Buladean Elementary -- Mitchell Co, NC Today the school is home to the Buladean Community Foundation and hosts various community events. Buladean Elementary -- Mitchell Co, NC

Old Long Hollow School — Lee County, Virginia

I thought that I had explored every nook and cranny in Lee County.  That is until several weeks ago when I ran across this beauty completely by accident.
Old Long Hollow School A friend of mine who lives in the general area where the school is located has told me that her father attended school there.  I havent been able to pinpoint an exact opening or closing date as of yet.  If you have any information about this school please comment below.  Enjoy. Old Long Hollow School -- Lee County, Virginia

Old Long Hollow School -- Lee County, Virginia

MC Napier High School — Perry County, Kentucky

Ive passed the school many times. I can remember when MC Napier High School and Dilce Combs High School merged to form Perry County Central. I was in my early years of high school then and I can remember watching the news on channel 57 detailing all of the new amenities the students would have at the new high school. I was envious.
Former M.C. Napier High School
Before I dive into the specifics of MC Napier, Im going to speak a bit about it’s counterpart, Dilce Combs High School located on the other side of the county is basically a twin structure to MC Napier, but unlike the 3 story MC Napier High School Dilce Combs was two stories. That building is currently occupied by local offices.
Former M.C. Napier High School MC Napier High School opened in 1953 and was named for local educator Mitchell Campbell Napier who was instrumental in securing WPA funds for the school district building plan during his tenure as the county Superintendent. Former M.C. Napier High School
The MC Napier High School was closed alongside Dilce Combs High School in 1995 when they were merged to form the newly opened Perry County Central High School. After the MC Napier grounds ceased operation as a high school the county district continued to utilize it as an Alternative School until 2005.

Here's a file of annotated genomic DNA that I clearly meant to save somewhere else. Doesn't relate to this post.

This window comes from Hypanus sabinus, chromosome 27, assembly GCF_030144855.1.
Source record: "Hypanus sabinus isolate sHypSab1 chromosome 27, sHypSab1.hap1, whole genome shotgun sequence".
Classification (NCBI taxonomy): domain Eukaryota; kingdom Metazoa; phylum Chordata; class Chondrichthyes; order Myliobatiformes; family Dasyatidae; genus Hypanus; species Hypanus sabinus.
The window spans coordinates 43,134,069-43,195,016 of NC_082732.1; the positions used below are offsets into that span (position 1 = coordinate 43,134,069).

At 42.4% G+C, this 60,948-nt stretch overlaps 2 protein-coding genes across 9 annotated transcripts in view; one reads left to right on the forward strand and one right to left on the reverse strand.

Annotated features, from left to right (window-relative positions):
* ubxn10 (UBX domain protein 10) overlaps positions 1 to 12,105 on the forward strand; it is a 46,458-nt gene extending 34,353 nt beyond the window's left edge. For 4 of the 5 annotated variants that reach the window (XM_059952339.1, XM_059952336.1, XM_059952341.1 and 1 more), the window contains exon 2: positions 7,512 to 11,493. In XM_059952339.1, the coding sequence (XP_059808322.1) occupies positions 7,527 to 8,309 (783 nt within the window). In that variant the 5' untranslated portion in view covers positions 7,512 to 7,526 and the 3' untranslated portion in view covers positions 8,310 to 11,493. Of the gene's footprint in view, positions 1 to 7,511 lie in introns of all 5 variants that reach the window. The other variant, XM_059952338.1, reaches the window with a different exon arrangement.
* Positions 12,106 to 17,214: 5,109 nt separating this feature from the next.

Former M.C. Napier High School The school was sold in 2007 at auction to a private entity. Former M.C. Napier High School
Today the school stands gutted, fallen victim to vandalism and the elements.
Former M.C. Napier High School Former M.C. Napier High School

Kodak UltraMax 400 Kodak UltraMax 400

Kodak UltraMax 400

Mount Rogers Combined School — Grayson County, Virginia

Former Mount Rogers School -- Grayson County, Virginia Mount Rogers combined school was located along US 58 near Whitetop, Virginia in Western Grayson County. The original part of the building was constructed in the 1930s. Former Mount Rogers School -- Grayson County, Virginia
Former Mount Rogers School -- Grayson County, Virginiaight=”3456″ alt=”Former Mount Rogers School — Grayson County, Virginia”>
The building served grades K-12 and at the time of its closing was one of only 2 k-12 facilities left in the state.
Former Mount Rogers School -- Grayson County, Virginia In the early 1950s the school recieved a major addition including a gymnasium and lunchroom.

Former Mount Rogers School -- Grayson County, Virginia Former Mount Rogers School -- Grayson County, Virginia
Former Mount Rogers School -- Grayson County, Virginia Former Mount Rogers School -- Grayson County, Virginia

The playground equipment remains on site and appears to be regularly used, probably by neighborhood children.
Former Mount Rogers School -- Grayson County, Virginia Former Mount Rogers School -- Grayson County, Virginia
Former Mount Rogers School -- Grayson County, Virginia
The schools closing and consolidation was met with resistance of locals in the area worried about longer bus rides for children across curvy winding mountain roads.   Finally on August 10, 2010, Grayson Highlands School opened, leaving Mt Rogers Combined School closed and a part of Grayson County’s past.

Wrigley Elementary — Morgan County, Kentucky

Wrigley Elementary was built in the community of Wrigley in Morgan County about 8 miles north of the county seat of West Liberty near the intersection of state routes 7 and 711.
Former Wrigley Elementary -- Morgan Co, KY//embedr.flickr.com/assets/client-code.js
The building was built in 1936 as part of the WPA (works progress administration) and was constructed of cut stone similar to many school buildings in eastern Kentucky of this vintage including the schools at Ages (Harlan County) and Cannel City (Morgan County)
Former Wrigley Elementary -- Morgan Co, KY//embedr.flickr.com/assets/client-code.js
In 2007 Morgan County consolidated three schools into West Liberty Elementary leaving this building closed to students. In 2012 that school was destroyed by the devastating West Liberty tornado. A school was rebuilt between the communities of West Liberty and Wrigley and named Wrigley Elementary. That new facility opened in January 2014.